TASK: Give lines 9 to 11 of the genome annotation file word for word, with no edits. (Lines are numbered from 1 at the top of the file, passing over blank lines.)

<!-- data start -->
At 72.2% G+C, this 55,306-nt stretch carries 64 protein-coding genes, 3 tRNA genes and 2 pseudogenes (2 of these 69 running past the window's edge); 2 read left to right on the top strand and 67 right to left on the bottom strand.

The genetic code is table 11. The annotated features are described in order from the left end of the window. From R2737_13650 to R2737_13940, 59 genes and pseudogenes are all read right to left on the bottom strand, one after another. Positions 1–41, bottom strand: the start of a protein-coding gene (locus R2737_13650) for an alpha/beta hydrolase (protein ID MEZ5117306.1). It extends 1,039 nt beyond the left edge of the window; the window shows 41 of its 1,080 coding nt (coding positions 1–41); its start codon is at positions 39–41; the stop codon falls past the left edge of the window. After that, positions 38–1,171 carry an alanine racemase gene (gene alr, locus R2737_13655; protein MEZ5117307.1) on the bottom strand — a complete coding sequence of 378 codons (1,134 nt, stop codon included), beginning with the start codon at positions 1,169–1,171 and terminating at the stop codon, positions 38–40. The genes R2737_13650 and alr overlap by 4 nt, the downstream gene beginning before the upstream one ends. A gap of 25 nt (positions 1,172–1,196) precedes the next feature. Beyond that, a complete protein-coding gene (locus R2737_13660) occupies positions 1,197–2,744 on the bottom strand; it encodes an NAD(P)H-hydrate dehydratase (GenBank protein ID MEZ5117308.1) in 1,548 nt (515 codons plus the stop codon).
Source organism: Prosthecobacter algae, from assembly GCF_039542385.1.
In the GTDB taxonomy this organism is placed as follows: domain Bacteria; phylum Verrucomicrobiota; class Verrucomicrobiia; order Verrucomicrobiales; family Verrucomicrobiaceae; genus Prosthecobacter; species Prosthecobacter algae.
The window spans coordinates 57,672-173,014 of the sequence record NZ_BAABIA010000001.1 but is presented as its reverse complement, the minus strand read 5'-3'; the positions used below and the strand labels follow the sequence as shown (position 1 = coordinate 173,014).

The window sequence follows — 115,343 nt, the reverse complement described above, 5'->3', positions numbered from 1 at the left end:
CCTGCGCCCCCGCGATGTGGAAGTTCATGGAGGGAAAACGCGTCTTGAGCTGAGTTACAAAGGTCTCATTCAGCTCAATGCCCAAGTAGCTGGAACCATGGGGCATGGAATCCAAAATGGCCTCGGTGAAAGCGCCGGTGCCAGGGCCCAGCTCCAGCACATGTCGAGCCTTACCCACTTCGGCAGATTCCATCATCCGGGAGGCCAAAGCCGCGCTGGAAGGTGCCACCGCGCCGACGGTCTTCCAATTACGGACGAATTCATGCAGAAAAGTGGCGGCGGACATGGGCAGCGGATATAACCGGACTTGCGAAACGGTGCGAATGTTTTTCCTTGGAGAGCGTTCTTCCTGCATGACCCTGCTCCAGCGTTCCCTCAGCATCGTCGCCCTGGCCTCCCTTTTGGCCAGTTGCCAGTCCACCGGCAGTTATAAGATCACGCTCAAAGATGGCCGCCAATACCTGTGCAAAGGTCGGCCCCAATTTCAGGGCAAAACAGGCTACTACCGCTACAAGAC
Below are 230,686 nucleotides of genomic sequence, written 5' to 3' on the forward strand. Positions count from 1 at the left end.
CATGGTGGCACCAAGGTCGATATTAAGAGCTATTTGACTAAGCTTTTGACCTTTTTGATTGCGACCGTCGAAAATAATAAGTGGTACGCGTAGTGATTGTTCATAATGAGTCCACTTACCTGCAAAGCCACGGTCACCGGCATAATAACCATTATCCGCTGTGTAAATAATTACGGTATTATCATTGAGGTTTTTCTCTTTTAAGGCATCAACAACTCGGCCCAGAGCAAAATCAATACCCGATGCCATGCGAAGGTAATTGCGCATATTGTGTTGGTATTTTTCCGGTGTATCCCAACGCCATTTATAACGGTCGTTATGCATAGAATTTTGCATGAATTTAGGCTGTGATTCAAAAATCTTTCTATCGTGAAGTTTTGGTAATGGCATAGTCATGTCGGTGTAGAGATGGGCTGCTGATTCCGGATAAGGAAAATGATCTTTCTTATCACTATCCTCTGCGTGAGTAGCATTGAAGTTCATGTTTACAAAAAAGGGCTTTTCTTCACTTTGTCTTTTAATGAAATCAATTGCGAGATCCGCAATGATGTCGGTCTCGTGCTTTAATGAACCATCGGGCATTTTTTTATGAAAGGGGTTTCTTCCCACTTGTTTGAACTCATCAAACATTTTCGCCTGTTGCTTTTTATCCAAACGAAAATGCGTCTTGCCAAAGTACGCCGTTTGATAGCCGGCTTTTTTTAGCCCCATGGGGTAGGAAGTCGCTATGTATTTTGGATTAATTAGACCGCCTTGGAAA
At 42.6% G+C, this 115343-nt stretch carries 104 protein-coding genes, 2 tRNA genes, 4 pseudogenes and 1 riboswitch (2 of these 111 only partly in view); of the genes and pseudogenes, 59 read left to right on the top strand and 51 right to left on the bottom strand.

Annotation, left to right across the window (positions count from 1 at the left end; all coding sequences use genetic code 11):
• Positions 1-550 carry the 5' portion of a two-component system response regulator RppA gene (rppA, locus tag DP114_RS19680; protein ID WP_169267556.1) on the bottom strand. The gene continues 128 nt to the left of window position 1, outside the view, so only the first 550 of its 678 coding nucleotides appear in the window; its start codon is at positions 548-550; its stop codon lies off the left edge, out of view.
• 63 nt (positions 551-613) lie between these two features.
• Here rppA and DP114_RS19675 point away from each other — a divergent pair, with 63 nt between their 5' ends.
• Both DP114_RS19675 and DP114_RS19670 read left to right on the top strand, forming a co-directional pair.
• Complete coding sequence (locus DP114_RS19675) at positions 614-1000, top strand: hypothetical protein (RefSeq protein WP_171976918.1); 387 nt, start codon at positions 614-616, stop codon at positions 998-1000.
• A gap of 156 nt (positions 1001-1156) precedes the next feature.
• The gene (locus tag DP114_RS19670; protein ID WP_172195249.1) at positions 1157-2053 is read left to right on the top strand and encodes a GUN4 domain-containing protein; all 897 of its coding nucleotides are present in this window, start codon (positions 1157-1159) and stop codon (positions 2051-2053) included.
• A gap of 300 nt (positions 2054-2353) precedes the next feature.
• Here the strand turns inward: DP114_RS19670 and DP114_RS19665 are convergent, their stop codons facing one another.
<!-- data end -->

CATGGTGGCACCAAGGTCGATATTAAGAGCTATTTGACTAAGCTTTTGACCTTTTTGATTGCGACCGTCGAAAATAATAAGTGGTACGCGTAGTGATTGTTCATAATGAGTCCACTTACCTGCAAAGCCACGGTCACCGGCATAATAACCATTATCCGCTGTGTAAATAATTACGGTATTATCATTGAGGTTTTTCTCTTTTAAGGCATCAACAACTCGGCCCAGAGCAAAATCAATACCCGATGCCATGCGAAGGTAATTGCGCATATTGTGTTGGTATTTTTCCGGTGTATCCCAACGCCATTTATAACGGTCGTTATGCATAGAATTTTGCATGAATTTAGGCTGTGATTCAAAAATCTTTCTATCGTGAAGTTTTGGTAATGGCATAGTCATGTCGGTGTAGAGATGGGCTGCTGATTCCGGATAAGGAAAATGATCTTTCTTATCACTATCCTCTGCGTGAGTAGCATTGAAGTTCATGTTTACAAAAAAGGGCTTTTCTTCACTTTGTCTTTTAATGAAATCAATTGCGAGATCCGCAATGATGTCGGTCTCGTGCTTTAATGAACCATCGGGCATTTTTTTATGAAAGGGGTTTCTTCCCACTTGTTTGAACTCATCAAACATTTTCGCCTGTTGCTTTTTATCCAAACGAAAATGCGTCTTGCCAAAGTACGCCGTTTGATAGCCGGCTTTTTTTAGCCCCATGGGGTAGGAAGTCGCTATGTATTTTGGATTAATTAGACCGCCTTGGAAA
At 42.6% G+C, this 115343-nt stretch carries 104 protein-coding genes, 2 tRNA genes, 4 pseudogenes and 1 riboswitch (2 of these 111 only partly in view); of the genes and pseudogenes, 59 read left to right on the top strand and 51 right to left on the bottom strand.

Annotation, left to right across the window (positions count from 1 at the left end; all coding sequences use genetic code 11):